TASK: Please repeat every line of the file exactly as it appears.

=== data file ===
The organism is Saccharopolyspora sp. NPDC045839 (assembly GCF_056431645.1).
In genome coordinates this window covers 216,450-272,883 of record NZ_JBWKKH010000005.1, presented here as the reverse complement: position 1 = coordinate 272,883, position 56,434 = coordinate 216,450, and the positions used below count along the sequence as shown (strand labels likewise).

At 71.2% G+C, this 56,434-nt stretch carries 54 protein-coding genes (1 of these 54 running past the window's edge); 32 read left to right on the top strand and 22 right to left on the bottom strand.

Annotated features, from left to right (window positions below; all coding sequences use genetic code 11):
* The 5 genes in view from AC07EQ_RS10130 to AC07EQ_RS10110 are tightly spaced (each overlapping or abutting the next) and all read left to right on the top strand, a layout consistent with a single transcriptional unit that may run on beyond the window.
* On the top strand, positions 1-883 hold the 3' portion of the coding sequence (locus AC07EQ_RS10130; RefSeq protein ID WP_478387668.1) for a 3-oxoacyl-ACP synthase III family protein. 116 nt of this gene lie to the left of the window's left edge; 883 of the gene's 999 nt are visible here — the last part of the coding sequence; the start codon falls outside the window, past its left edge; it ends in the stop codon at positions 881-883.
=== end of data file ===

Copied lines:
The organism is Saccharopolyspora sp. NPDC045839 (assembly GCF_056431645.1).
In genome coordinates this window covers 216,450-272,883 of record NZ_JBWKKH010000005.1, presented here as the reverse complement: position 1 = coordinate 272,883, position 56,434 = coordinate 216,450, and the positions used below count along the sequence as shown (strand labels likewise).

At 71.2% G+C, this 56,434-nt stretch carries 54 protein-coding genes (1 of these 54 running past the window's edge); 32 read left to right on the top strand and 22 right to left on the bottom strand.

Annotated features, from left to right (window positions below; all coding sequences use genetic code 11):
* The 5 genes in view from AC07EQ_RS10130 to AC07EQ_RS10110 are tightly spaced (each overlapping or abutting the next) and all read left to right on the top strand, a layout consistent with a single transcriptional unit that may run on beyond the window.
* On the top strand, positions 1-883 hold the 3' portion of the coding sequence (locus AC07EQ_RS10130; RefSeq protein ID WP_478387668.1) for a 3-oxoacyl-ACP synthase III family protein. 116 nt of this gene lie to the left of the window's left edge; 883 of the gene's 999 nt are visible here — the last part of the coding sequence; the start codon falls outside the window, past its left edge; it ends in the stop codon at positions 881-883.